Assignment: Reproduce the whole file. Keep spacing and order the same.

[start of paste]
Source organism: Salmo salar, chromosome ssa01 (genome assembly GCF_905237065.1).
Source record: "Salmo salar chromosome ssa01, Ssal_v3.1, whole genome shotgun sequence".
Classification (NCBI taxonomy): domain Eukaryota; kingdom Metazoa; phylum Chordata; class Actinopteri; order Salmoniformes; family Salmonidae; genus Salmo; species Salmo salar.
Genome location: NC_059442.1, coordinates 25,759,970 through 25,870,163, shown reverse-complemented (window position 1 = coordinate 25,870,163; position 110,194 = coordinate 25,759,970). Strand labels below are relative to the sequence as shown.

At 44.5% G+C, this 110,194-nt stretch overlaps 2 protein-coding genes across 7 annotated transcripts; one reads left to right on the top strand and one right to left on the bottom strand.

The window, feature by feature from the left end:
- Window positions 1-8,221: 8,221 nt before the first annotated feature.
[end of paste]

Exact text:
Source organism: Salmo salar, chromosome ssa01 (genome assembly GCF_905237065.1).
Source record: "Salmo salar chromosome ssa01, Ssal_v3.1, whole genome shotgun sequence".
Classification (NCBI taxonomy): domain Eukaryota; kingdom Metazoa; phylum Chordata; class Actinopteri; order Salmoniformes; family Salmonidae; genus Salmo; species Salmo salar.
Genome location: NC_059442.1, coordinates 25,759,970 through 25,870,163, shown reverse-complemented (window position 1 = coordinate 25,870,163; position 110,194 = coordinate 25,759,970). Strand labels below are relative to the sequence as shown.

At 44.5% G+C, this 110,194-nt stretch overlaps 2 protein-coding genes across 7 annotated transcripts; one reads left to right on the top strand and one right to left on the bottom strand.

The window, feature by feature from the left end:
- Window positions 1-8,221: 8,221 nt before the first annotated feature.